Matthew Harmon

When we truly begin to grasp the magnitude of our sin against God, it is natural to wonder what could possibly motivate God to send his Son Jesus. That sense of wonder only grows as we understand that Jesus lived the life of perfect obedience that we should have lived, died to pay the penalty for our sins, and rose from the dead to conquer sin, death, and the devil. And as if that weren’t enough, he adopted us into his family and sent his Spirit to dwell inside of us!

So, what is it that motivated God to send his Son Jesus? The Bible is clear that it wasn’t because of anything lovely in us. In Romans 5:6–8 Paul writes, “For while we were still weak, at the right time Christ died for the ungodly. For one will scarcely die for a righteous person—though perhaps for a good person one would dare even to die—but God shows his love for us in that while we were still sinners, Christ died for us.” Part of what makes God’s love so stunning is that is directed towards us when we were sinners rebelling against his rule.

Along similar lines, God made it clear that his choice of Israel was not based on them being any better than the nations around them: “It was not because you were more in number than any other people that the Lord set his love on you and chose you, for you were the fewest of all peoples, but it is because the Lord loves you and is keeping the oath that he swore to your fathers” (Deut 7:7–8). In other words, God loves his people because he loves them and chose to make a covenant with them.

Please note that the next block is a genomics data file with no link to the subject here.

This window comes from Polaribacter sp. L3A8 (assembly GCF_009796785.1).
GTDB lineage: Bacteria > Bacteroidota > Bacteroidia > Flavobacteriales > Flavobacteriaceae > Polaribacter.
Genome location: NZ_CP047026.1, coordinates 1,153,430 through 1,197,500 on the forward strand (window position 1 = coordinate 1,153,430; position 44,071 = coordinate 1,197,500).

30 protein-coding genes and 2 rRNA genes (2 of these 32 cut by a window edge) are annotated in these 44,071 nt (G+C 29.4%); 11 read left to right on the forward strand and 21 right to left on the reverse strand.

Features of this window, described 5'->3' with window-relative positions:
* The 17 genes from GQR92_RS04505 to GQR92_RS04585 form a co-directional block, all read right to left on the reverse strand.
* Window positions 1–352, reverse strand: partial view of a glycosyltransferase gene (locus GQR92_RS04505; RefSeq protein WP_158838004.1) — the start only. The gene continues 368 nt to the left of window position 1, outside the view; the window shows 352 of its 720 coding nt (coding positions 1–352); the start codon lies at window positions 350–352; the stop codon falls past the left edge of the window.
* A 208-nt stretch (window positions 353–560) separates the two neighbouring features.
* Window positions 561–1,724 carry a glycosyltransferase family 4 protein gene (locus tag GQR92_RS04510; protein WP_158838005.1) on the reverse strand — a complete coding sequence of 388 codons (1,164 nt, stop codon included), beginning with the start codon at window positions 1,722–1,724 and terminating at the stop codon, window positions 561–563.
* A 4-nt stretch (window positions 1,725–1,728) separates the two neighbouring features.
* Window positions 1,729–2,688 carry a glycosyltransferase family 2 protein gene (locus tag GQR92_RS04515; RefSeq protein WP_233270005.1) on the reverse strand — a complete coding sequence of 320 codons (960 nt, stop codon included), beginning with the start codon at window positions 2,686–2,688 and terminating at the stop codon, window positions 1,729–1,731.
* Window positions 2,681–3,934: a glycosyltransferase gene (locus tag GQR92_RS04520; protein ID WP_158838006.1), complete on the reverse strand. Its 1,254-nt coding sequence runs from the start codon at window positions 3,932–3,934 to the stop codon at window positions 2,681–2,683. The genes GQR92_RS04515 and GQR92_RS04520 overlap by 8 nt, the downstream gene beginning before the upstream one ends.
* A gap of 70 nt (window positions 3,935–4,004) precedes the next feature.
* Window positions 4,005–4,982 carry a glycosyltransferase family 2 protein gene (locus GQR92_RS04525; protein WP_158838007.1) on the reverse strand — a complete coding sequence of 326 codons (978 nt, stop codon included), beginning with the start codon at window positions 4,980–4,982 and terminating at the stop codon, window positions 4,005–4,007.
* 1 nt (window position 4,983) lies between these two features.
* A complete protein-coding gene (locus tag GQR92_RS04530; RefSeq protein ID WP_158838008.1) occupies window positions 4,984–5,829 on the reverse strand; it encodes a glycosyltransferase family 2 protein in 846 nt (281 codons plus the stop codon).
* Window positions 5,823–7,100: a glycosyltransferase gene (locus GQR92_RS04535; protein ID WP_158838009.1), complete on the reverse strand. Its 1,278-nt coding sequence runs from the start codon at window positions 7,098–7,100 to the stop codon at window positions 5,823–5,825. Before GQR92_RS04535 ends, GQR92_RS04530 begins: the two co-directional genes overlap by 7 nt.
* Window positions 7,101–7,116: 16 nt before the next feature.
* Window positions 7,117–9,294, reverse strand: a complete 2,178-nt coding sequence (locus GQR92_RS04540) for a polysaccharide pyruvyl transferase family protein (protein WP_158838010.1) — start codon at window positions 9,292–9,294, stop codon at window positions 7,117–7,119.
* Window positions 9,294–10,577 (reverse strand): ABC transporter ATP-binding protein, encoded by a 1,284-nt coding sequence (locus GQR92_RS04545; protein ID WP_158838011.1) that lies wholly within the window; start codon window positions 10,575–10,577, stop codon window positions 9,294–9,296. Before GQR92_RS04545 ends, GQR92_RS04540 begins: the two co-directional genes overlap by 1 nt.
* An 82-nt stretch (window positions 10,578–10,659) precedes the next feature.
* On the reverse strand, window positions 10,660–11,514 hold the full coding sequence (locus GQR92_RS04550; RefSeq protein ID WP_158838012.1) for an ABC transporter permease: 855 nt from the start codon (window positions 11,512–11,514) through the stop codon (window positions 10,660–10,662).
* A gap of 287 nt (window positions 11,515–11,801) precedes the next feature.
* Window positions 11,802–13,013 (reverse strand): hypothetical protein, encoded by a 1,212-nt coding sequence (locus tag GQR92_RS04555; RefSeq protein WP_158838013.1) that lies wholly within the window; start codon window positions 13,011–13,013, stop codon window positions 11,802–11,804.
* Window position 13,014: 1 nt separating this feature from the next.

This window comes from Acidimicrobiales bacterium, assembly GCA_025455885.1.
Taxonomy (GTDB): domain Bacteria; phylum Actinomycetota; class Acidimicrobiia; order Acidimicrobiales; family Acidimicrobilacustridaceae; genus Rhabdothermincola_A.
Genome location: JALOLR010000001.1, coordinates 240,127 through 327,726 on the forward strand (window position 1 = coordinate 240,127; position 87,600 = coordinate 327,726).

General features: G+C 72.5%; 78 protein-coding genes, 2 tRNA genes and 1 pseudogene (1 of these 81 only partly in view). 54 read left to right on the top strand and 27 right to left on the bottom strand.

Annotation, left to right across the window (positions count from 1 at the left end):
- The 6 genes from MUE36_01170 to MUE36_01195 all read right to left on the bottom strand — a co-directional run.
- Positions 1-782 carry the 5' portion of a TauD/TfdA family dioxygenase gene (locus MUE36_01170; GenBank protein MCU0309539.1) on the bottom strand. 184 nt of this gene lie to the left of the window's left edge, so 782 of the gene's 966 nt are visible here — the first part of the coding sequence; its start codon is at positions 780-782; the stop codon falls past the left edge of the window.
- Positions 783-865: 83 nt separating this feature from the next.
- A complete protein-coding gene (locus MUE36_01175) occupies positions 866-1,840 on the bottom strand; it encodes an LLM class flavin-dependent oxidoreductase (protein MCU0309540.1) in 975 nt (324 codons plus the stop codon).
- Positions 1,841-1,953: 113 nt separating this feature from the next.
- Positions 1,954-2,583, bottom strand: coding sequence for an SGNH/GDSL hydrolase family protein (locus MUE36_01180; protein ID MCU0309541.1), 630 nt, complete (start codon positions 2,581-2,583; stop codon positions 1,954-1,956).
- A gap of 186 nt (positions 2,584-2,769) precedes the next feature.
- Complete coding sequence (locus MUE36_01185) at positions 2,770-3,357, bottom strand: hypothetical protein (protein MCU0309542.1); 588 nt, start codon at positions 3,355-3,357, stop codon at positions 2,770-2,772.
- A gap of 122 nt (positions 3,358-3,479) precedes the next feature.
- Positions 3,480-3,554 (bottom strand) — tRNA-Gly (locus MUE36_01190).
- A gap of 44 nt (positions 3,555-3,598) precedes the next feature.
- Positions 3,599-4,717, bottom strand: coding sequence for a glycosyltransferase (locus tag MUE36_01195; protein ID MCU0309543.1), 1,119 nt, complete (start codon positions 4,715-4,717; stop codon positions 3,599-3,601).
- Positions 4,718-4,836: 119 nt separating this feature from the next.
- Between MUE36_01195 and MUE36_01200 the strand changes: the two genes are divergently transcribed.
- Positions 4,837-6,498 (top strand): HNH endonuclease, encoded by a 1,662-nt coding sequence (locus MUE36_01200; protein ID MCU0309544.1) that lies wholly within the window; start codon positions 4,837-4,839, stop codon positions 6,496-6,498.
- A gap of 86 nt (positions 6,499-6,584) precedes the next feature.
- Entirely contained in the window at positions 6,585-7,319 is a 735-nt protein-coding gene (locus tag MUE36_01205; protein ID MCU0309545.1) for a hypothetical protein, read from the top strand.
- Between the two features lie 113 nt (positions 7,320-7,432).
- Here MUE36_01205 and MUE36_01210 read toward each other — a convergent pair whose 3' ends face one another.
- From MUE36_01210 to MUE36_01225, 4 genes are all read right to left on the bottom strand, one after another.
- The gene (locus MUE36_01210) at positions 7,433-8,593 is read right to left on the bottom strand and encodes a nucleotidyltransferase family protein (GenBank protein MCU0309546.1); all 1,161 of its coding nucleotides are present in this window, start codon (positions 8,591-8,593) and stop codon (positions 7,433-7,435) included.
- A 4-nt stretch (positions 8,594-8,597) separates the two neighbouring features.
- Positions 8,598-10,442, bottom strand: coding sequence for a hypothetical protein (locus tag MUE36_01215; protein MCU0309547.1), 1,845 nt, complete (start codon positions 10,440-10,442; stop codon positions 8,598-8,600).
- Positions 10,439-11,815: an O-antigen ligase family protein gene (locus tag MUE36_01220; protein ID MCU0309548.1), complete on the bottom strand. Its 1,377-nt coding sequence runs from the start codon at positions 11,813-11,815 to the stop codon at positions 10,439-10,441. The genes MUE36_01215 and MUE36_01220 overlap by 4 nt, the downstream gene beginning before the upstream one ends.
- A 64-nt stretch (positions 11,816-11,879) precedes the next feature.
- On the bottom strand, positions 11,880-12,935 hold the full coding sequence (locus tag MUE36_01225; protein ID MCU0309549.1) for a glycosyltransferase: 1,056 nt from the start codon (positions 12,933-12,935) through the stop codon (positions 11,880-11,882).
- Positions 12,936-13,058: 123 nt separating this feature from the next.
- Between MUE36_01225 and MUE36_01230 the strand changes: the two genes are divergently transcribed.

This is the closest to a direct answer the Bible gives as to why God loved us enough to send Jesus. But we can also make some inferences from other biblical truths. Because God’s number one priority is to display his glory, he created human beings in his image to reflect that glory (Gen 1:26–31). But because of our sin we have fallen short of reflecting God’s glory as we should (Rom 3:23). Therefore, God sent his son Jesus as “the image of the invisible God, the firstborn over all creation” (Col 1:15). Through his life of perfect obedience, his sacrificial death on the cross for our sins, and his resurrection from the dead, Jesus begins to restore the fullness of God’s image in us. Paul captures this idea well when he writes, “For those whom he foreknew he also predestined to be conformed to the image of his Son, in order that he might be the firstborn among many brothers. And those whom he predestined he also called, and those whom he called he also justified, and those whom he justified he also glorified” (Rom 8:29–30).

So, God’s love for us is at some level rooted in our identity as his image-bearers. By sending his son Jesus to dies for our sins, God is working to restore the radiance of his own glory shining in and through us. The apostle John captures this reality well when he writes: “See what kind of love the Father has given to us, that we should be called children of God; and so we are. The reason why the world does not know us is that it did not know him. Beloved, we are God’s children now, and what we will be has not yet appeared; but we know that when he appears we shall be like him, because we shall see him as he is. And everyone who thus hopes in him purifies himself as he is pure” (1 John 3:2–3).